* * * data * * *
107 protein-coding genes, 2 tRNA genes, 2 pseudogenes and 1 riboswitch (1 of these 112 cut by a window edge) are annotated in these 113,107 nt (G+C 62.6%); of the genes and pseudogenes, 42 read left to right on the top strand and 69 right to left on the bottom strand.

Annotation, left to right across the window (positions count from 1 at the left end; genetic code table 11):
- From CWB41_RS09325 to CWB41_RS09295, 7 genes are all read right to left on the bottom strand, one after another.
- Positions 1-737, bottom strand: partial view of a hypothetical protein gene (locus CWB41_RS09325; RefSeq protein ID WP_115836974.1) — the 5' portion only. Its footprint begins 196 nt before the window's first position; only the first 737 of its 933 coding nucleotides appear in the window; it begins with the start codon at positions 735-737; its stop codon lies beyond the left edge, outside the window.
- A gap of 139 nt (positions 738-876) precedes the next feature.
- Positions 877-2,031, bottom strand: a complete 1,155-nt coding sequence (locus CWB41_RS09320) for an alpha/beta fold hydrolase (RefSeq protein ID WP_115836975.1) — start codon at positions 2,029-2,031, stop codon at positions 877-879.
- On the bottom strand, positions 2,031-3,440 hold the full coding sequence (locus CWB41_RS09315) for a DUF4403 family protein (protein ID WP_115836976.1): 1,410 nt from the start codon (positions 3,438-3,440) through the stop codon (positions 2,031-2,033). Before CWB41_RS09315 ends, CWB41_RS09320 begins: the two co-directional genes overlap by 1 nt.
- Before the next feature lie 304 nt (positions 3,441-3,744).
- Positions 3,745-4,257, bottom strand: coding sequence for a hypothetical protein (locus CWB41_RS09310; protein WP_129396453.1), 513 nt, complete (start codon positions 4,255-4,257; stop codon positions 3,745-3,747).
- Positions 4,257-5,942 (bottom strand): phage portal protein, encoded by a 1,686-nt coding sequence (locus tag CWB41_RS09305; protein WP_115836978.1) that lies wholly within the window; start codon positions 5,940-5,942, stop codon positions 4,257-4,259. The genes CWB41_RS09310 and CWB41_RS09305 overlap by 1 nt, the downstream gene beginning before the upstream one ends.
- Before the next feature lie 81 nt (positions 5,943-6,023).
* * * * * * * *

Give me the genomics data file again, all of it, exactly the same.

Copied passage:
107 protein-coding genes, 2 tRNA genes, 2 pseudogenes and 1 riboswitch (1 of these 112 cut by a window edge) are annotated in these 113,107 nt (G+C 62.6%); of the genes and pseudogenes, 42 read left to right on the top strand and 69 right to left on the bottom strand.

Annotation, left to right across the window (positions count from 1 at the left end; genetic code table 11):
- From CWB41_RS09325 to CWB41_RS09295, 7 genes are all read right to left on the bottom strand, one after another.
- Positions 1-737, bottom strand: partial view of a hypothetical protein gene (locus CWB41_RS09325; RefSeq protein ID WP_115836974.1) — the 5' portion only. Its footprint begins 196 nt before the window's first position; only the first 737 of its 933 coding nucleotides appear in the window; it begins with the start codon at positions 735-737; its stop codon lies beyond the left edge, outside the window.
- A gap of 139 nt (positions 738-876) precedes the next feature.
- Positions 877-2,031, bottom strand: a complete 1,155-nt coding sequence (locus CWB41_RS09320) for an alpha/beta fold hydrolase (RefSeq protein ID WP_115836975.1) — start codon at positions 2,029-2,031, stop codon at positions 877-879.
- On the bottom strand, positions 2,031-3,440 hold the full coding sequence (locus CWB41_RS09315) for a DUF4403 family protein (protein ID WP_115836976.1): 1,410 nt from the start codon (positions 3,438-3,440) through the stop codon (positions 2,031-2,033). Before CWB41_RS09315 ends, CWB41_RS09320 begins: the two co-directional genes overlap by 1 nt.
- Before the next feature lie 304 nt (positions 3,441-3,744).
- Positions 3,745-4,257, bottom strand: coding sequence for a hypothetical protein (locus CWB41_RS09310; protein WP_129396453.1), 513 nt, complete (start codon positions 4,255-4,257; stop codon positions 3,745-3,747).
- Positions 4,257-5,942 (bottom strand): phage portal protein, encoded by a 1,686-nt coding sequence (locus tag CWB41_RS09305; protein WP_115836978.1) that lies wholly within the window; start codon positions 5,940-5,942, stop codon positions 4,257-4,259. The genes CWB41_RS09310 and CWB41_RS09305 overlap by 1 nt, the downstream gene beginning before the upstream one ends.
- Before the next feature lie 81 nt (positions 5,943-6,023).